Tuning graphene doping by carbon monoxide intercalation at the Ni(111) interface

by S. Del Puppo, V. Carnevali, D. Perilli, F. Zarabara, A. Lodi Rizzini, G. Fornasier, E. Zupanič, S. Fiori, L. L. Patera, M. Panighel, S. Bhardwaj, Z. Zou, G. Comelli, C. Africh, C. Cepek, C. Di Valentin and M. Peressi
Carbon 2021, 176, pp 253-261 View at Publisher
DOI: 10.1016/j.carbon.2021.01.120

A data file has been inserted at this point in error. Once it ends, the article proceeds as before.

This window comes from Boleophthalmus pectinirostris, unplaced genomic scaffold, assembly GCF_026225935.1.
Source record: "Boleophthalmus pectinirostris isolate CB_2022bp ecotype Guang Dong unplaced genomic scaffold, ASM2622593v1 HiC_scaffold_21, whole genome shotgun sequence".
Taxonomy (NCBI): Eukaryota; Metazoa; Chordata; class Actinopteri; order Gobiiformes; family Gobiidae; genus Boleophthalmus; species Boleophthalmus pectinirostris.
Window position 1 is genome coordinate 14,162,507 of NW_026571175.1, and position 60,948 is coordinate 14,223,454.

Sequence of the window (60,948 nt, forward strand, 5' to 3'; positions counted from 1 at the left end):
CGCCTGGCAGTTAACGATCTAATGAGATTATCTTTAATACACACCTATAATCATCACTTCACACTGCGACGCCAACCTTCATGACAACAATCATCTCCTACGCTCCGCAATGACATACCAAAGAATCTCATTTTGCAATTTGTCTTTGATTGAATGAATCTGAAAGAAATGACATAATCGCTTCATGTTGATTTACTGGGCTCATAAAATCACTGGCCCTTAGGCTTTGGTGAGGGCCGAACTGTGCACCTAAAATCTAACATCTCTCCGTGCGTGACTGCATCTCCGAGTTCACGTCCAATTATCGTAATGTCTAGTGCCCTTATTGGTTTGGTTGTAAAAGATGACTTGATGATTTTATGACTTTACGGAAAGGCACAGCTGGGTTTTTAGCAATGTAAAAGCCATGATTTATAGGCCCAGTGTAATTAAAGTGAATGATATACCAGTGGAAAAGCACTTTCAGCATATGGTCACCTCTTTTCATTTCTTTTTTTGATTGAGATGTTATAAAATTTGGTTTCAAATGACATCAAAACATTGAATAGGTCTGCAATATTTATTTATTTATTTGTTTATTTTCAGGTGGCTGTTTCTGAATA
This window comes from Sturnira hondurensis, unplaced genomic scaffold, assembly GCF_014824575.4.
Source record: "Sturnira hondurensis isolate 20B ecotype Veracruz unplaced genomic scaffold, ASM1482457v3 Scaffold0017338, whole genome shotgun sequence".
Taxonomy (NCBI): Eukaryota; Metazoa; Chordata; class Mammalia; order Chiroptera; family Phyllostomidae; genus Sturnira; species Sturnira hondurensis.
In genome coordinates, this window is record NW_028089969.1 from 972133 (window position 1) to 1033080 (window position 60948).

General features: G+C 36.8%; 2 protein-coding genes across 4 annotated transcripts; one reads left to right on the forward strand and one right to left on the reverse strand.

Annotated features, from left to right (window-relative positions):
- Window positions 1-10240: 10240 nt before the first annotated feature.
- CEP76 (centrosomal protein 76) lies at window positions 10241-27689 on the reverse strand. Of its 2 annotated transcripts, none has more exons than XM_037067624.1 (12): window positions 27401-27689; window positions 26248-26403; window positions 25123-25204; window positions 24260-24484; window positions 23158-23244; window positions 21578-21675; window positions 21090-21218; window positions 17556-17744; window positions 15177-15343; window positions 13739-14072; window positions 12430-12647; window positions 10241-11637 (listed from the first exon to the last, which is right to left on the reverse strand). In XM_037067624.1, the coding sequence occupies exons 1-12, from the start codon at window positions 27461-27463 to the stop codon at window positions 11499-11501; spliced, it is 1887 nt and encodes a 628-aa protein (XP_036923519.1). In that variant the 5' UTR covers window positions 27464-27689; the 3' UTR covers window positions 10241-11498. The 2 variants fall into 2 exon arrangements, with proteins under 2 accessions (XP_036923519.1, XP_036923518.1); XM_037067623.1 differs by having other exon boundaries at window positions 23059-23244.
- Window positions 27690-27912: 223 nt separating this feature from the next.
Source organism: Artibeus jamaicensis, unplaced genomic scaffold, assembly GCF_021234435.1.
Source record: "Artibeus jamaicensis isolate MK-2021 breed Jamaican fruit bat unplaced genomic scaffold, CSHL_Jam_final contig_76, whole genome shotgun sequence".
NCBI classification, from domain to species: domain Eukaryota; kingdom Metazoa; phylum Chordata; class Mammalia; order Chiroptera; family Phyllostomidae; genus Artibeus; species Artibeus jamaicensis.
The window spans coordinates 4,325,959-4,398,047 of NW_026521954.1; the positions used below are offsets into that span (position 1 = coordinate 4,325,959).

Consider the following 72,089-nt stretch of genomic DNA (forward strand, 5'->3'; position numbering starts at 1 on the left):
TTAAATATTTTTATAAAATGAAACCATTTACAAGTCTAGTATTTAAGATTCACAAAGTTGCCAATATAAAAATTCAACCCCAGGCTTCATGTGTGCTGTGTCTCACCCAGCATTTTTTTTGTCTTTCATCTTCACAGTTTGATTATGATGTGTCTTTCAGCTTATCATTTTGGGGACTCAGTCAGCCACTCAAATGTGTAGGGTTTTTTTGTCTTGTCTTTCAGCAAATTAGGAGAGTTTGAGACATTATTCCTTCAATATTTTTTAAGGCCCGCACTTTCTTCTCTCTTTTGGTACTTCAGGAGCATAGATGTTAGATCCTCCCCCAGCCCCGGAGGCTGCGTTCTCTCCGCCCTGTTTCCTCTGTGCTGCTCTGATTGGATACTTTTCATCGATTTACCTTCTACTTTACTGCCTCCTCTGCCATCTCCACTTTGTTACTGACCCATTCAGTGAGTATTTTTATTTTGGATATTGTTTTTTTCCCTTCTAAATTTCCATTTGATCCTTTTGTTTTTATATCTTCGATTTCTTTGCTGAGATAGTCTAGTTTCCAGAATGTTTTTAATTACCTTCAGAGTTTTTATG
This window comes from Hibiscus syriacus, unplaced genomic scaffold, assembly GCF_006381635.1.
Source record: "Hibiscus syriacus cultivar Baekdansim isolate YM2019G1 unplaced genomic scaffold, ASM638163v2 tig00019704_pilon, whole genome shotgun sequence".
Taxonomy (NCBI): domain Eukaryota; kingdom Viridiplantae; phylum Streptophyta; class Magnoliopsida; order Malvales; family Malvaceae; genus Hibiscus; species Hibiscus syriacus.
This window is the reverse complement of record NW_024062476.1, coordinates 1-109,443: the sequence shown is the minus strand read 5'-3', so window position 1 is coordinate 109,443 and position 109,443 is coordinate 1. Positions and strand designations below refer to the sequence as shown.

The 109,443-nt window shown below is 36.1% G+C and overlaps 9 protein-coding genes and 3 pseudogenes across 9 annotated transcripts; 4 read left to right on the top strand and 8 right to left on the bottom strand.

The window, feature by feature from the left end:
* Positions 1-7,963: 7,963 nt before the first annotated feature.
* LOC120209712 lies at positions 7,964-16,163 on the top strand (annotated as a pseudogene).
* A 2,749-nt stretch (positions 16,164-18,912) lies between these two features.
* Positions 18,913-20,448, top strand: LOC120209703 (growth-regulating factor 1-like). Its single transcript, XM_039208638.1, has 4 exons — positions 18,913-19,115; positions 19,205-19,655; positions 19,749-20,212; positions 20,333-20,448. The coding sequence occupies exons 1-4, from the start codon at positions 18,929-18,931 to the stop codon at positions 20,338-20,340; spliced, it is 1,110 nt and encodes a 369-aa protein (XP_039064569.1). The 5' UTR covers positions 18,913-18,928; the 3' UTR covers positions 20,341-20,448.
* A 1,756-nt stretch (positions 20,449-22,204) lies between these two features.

Under near-ambient pressure conditions, carbon monoxide molecules intercalate underneath an epitaxial graphene monolayer grown on Ni(111), getting trapped into the confined region at the interface. On the basis of ab-initio density functional theory calculations, we provide here a full investigation of the intercalated CO pattern, highlighting the modifications induced on the graphene electronic structure. For a CO coverage as low as 0.14 monolayer (ML), the graphene layer is spatially decoupled from the metallic substrate, with a significant C 1s core level shift towards lower binding energies. The most relevant signature of the CO intercalation is a clear switching of the graphene doping state, which changes from n-type, when strongly interacting with the metal surface, to p-type. The shift of the Dirac cone linearly depends on the CO coverage, reaching about 0.9 eV for the saturation value of 0.57 ML. Theoretical predictions are compared with the results of scanning tunnelling microscopy, low-energy electron diffraction and photoemission spectroscopy experiments, which confirm the proposed scenario for the nearly saturated intercalated CO system. This result opens the way to the application of the graphene/Ni(111) interface as gas sensor to easily detect and quantify the presence of carbon monoxide.